Peter Stockland

Peter Stockland

Peter Stockland is publisher of Convivium magazine and a senior fellow at Cardus.

Belfast, Northern Ireland -- In the mid-19th century, St. Malachy’s Church on Alfred Street added to its existing structure the largest bell in a city full of Catholic churches and Protestant houses of worship.

There can be no denying Canadians are heading into summer 2019 after one of the darkest years for religious freedom in the country’s history. 

I can never decide whether it’s the optimist or the masochist in me that believes the relentless assault on conscience rights is set to collapse under its own absurdity.

There’s a sense of critical urgency about marking the 75th anniversary of the June 6, 1944 D-Day invasion of Normandy.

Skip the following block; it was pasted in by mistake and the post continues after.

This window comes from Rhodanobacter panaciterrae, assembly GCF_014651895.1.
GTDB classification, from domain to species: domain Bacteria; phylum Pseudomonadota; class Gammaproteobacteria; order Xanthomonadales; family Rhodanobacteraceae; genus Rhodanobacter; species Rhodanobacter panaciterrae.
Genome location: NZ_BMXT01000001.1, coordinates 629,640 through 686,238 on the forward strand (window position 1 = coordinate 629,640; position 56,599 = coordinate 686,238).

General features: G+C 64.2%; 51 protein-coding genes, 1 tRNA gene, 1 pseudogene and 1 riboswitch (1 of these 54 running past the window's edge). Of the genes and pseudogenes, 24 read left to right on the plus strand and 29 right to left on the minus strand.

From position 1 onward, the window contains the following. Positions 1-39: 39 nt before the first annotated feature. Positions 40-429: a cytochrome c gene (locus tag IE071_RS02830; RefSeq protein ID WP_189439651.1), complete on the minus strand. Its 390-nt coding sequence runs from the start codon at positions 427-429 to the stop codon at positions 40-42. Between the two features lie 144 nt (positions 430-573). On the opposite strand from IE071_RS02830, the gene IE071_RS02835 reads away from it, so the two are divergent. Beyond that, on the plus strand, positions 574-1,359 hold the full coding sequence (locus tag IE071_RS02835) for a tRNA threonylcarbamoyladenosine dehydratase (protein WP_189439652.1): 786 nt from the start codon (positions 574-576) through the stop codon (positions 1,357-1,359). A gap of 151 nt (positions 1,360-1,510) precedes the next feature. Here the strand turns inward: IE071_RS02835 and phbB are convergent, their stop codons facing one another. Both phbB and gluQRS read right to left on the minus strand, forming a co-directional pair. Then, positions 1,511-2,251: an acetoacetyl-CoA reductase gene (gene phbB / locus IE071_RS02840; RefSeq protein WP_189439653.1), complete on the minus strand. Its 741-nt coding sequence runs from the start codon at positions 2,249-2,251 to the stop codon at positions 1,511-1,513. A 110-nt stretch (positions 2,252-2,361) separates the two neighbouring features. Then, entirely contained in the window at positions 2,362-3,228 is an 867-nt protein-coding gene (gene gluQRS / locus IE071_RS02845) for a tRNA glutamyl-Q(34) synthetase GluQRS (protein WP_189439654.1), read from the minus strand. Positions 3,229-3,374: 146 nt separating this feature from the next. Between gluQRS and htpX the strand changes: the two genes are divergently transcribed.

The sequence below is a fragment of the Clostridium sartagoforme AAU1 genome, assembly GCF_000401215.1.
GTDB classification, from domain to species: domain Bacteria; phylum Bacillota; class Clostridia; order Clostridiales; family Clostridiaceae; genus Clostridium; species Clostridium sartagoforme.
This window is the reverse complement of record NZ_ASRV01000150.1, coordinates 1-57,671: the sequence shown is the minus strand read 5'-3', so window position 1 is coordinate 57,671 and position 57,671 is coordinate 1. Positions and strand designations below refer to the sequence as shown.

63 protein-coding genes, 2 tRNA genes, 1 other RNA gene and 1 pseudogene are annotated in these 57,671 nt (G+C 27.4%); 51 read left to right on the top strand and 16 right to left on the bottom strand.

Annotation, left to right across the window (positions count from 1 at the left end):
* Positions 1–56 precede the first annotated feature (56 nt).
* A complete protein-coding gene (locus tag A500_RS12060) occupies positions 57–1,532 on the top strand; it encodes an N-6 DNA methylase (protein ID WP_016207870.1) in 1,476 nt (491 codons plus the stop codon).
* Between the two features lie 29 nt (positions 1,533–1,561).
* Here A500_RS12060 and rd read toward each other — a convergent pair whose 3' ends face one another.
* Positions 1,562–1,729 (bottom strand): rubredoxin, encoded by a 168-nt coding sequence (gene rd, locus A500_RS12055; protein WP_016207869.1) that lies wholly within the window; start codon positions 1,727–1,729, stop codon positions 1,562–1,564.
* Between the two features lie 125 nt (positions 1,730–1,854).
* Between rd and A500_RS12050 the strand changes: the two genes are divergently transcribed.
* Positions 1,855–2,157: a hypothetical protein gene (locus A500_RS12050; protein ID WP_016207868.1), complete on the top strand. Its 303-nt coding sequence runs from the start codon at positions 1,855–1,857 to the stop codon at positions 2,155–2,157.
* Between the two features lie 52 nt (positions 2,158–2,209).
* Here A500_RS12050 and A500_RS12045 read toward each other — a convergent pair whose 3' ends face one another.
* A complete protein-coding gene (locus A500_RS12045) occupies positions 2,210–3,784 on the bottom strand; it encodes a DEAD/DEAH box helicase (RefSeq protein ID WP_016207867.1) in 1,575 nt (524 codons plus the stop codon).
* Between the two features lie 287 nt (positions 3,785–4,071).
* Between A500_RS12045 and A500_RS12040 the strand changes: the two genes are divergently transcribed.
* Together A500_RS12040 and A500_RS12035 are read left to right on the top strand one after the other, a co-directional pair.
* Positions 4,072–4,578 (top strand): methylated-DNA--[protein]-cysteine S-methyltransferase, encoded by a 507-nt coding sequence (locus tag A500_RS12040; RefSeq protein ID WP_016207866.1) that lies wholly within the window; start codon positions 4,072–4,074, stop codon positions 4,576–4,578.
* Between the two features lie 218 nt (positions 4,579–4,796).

It’s an urgency born of the practical fact of life that the surviving combatants being feted for their heroism during what became the liberation of France, and ultimately Europe, are extremely unlikely to be on Earth for an 80th commemoration.

Even those who resisted expansion of gay rights from the mid-1990s to 2011 ultimately conceded the absurdity of the U.S. military’s so-called “don’t ask/don’t tell” policy. 

Until five minutes before The Curse of La Llorona began, my wife and I were the only people in the darkened void of the theatre at our local Cineplex.

A week before celebrating the Resurrection, we had the resurrection of Resurrection.

I’ve begun to call it the Gospel on the Green Line.

The heart of the Ottawa imbroglio over SNC-Lavalin can be found in remembering the time Justin Trudeau elbowed a female MP aside to get what he wanted.

Long ago, a childhood friend and I were walking across an old wooden bridge in the small town where we lived when a car stopped to offer us a ride. The local priest was at the wheel.